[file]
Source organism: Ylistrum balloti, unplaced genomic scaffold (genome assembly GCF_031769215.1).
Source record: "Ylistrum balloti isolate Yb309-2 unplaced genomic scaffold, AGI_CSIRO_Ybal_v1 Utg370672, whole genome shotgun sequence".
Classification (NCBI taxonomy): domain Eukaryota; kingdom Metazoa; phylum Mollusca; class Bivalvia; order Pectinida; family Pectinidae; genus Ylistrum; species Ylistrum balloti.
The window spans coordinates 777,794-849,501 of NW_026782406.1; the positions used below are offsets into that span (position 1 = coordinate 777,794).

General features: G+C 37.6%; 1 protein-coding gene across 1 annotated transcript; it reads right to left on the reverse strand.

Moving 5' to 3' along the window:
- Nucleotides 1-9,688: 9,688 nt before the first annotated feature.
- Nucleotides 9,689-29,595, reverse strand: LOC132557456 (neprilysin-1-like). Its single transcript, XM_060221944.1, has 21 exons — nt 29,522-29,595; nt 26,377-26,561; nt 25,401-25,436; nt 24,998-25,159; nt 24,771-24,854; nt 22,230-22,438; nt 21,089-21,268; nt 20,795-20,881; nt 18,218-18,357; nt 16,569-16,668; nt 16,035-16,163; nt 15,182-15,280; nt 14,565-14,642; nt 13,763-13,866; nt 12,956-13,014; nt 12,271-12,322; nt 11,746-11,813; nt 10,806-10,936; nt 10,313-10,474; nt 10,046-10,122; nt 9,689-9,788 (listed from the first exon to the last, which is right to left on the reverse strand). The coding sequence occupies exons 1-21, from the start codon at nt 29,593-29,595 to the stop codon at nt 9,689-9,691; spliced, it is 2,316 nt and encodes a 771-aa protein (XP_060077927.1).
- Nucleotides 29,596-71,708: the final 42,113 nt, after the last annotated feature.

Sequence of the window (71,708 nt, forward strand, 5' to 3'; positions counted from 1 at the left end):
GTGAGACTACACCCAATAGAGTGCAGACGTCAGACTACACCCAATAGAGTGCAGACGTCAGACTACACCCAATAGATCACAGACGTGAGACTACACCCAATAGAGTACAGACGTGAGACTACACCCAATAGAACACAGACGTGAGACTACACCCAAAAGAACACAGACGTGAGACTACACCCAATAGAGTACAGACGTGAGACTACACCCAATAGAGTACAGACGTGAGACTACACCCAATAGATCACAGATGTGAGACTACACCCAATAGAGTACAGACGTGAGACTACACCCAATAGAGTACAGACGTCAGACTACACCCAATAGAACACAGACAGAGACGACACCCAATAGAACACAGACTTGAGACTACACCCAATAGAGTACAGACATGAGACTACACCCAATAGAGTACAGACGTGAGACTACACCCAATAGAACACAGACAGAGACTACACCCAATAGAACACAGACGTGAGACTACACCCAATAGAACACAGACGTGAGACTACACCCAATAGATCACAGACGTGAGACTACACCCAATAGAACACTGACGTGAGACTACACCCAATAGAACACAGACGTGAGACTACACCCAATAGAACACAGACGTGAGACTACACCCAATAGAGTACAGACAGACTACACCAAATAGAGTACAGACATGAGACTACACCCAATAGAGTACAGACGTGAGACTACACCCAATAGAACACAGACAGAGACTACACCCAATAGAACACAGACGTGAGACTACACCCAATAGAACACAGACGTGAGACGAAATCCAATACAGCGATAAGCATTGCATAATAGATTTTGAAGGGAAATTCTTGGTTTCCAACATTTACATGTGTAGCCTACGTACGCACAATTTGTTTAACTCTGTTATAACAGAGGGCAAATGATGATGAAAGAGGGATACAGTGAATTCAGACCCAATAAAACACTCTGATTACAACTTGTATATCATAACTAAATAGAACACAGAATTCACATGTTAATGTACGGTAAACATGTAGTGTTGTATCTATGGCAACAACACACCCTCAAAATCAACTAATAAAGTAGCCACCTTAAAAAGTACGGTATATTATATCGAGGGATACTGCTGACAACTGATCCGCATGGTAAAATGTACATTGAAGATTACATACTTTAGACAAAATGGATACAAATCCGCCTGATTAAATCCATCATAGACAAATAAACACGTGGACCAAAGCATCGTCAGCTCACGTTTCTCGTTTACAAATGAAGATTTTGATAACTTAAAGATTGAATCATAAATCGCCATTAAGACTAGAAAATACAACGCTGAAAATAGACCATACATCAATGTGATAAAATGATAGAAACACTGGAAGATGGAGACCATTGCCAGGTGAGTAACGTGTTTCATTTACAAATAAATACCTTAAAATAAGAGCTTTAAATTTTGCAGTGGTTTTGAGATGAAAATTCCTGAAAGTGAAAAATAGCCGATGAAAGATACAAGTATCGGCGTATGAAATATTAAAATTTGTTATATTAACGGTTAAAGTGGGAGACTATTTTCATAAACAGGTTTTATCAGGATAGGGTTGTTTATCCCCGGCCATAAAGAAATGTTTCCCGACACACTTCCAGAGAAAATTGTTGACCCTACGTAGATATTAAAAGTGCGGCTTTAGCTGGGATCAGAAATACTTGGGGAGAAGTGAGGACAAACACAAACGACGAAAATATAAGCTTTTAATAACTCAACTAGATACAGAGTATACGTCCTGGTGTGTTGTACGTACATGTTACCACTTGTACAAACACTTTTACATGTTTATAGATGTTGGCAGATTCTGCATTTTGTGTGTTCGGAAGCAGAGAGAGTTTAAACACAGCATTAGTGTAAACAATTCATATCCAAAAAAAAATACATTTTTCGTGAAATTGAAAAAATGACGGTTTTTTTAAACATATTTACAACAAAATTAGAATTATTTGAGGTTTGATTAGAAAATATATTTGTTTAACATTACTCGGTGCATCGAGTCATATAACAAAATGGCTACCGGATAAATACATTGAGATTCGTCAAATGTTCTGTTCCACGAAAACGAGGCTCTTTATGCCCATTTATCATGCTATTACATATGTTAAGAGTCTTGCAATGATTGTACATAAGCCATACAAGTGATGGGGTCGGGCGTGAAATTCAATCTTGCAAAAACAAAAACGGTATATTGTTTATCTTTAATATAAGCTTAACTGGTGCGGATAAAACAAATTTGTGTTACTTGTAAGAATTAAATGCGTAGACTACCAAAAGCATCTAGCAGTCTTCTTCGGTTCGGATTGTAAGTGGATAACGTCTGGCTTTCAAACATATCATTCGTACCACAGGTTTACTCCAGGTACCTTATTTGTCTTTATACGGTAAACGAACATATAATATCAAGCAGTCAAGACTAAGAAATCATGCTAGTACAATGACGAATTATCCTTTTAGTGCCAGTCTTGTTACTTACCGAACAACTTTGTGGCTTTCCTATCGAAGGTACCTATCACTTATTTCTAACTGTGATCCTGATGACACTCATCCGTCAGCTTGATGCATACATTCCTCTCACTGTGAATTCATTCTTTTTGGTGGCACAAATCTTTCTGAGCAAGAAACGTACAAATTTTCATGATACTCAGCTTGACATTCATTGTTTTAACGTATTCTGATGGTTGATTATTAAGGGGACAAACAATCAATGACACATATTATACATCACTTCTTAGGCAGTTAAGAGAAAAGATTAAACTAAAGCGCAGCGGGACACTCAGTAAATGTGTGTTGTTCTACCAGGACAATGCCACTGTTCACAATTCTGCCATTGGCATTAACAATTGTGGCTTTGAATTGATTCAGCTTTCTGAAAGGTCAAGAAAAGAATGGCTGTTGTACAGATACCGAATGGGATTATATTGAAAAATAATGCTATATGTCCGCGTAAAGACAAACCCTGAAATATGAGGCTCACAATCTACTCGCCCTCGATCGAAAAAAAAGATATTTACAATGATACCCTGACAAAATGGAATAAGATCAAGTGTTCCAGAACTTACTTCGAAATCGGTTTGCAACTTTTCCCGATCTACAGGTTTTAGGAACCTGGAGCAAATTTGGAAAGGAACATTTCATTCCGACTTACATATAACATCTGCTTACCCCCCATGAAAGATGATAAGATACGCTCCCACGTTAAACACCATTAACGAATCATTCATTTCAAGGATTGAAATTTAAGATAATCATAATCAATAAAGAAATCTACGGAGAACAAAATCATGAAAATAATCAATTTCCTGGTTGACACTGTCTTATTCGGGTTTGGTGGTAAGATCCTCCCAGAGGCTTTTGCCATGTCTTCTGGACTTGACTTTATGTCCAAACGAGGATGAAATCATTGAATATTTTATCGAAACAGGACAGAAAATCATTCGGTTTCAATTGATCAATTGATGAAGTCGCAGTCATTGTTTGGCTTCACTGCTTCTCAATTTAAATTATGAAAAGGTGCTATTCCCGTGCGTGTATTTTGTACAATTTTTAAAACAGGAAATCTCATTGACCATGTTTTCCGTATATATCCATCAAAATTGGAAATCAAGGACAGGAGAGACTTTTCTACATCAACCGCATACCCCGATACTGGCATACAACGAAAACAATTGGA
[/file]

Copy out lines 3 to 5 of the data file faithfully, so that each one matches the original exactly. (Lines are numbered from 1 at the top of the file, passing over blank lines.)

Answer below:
Classification (NCBI taxonomy): domain Eukaryota; kingdom Metazoa; phylum Mollusca; class Bivalvia; order Pectinida; family Pectinidae; genus Ylistrum; species Ylistrum balloti.
The window spans coordinates 777,794-849,501 of NW_026782406.1; the positions used below are offsets into that span (position 1 = coordinate 777,794).

General features: G+C 37.6%; 1 protein-coding gene across 1 annotated transcript; it reads right to left on the reverse strand.